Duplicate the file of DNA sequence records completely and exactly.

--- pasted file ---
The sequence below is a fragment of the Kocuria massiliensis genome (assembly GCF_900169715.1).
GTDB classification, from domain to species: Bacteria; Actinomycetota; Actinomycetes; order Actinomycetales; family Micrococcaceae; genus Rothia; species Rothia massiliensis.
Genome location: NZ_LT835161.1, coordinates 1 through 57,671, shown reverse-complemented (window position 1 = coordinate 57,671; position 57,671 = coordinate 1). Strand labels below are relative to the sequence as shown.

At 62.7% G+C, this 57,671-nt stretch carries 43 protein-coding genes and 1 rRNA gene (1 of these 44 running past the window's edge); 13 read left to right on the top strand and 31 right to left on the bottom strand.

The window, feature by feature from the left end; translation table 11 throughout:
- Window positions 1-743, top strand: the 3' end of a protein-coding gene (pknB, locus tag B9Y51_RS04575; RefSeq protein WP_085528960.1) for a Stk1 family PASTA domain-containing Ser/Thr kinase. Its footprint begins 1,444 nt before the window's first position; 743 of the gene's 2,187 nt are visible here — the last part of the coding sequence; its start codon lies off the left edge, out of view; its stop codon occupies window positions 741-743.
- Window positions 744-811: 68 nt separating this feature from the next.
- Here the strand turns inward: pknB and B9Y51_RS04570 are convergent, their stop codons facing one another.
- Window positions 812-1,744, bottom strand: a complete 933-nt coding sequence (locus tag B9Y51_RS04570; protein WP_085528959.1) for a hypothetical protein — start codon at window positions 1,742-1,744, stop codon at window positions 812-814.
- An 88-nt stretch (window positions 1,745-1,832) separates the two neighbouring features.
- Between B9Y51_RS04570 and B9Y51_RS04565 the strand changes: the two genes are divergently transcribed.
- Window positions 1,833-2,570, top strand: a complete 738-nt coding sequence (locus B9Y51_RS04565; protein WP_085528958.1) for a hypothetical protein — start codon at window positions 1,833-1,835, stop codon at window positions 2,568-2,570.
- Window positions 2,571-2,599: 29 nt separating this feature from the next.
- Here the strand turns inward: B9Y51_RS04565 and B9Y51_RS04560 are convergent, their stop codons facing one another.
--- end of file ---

The sequence below is a fragment of the Kocuria massiliensis genome (assembly GCF_900169715.1).
GTDB classification, from domain to species: Bacteria; Actinomycetota; Actinomycetes; order Actinomycetales; family Micrococcaceae; genus Rothia; species Rothia massiliensis.
Genome location: NZ_LT835161.1, coordinates 1 through 57,671, shown reverse-complemented (window position 1 = coordinate 57,671; position 57,671 = coordinate 1). Strand labels below are relative to the sequence as shown.

At 62.7% G+C, this 57,671-nt stretch carries 43 protein-coding genes and 1 rRNA gene (1 of these 44 running past the window's edge); 13 read left to right on the top strand and 31 right to left on the bottom strand.

The window, feature by feature from the left end; translation table 11 throughout:
- Window positions 1-743, top strand: the 3' end of a protein-coding gene (pknB, locus tag B9Y51_RS04575; RefSeq protein WP_085528960.1) for a Stk1 family PASTA domain-containing Ser/Thr kinase. Its footprint begins 1,444 nt before the window's first position; 743 of the gene's 2,187 nt are visible here — the last part of the coding sequence; its start codon lies off the left edge, out of view; its stop codon occupies window positions 741-743.
- Window positions 744-811: 68 nt separating this feature from the next.
- Here the strand turns inward: pknB and B9Y51_RS04570 are convergent, their stop codons facing one another.
- Window positions 812-1,744, bottom strand: a complete 933-nt coding sequence (locus tag B9Y51_RS04570; protein WP_085528959.1) for a hypothetical protein — start codon at window positions 1,742-1,744, stop codon at window positions 812-814.
- An 88-nt stretch (window positions 1,745-1,832) separates the two neighbouring features.
- Between B9Y51_RS04570 and B9Y51_RS04565 the strand changes: the two genes are divergently transcribed.
- Window positions 1,833-2,570, top strand: a complete 738-nt coding sequence (locus B9Y51_RS04565; protein WP_085528958.1) for a hypothetical protein — start codon at window positions 1,833-1,835, stop codon at window positions 2,568-2,570.
- Window positions 2,571-2,599: 29 nt separating this feature from the next.
- Here the strand turns inward: B9Y51_RS04565 and B9Y51_RS04560 are convergent, their stop codons facing one another.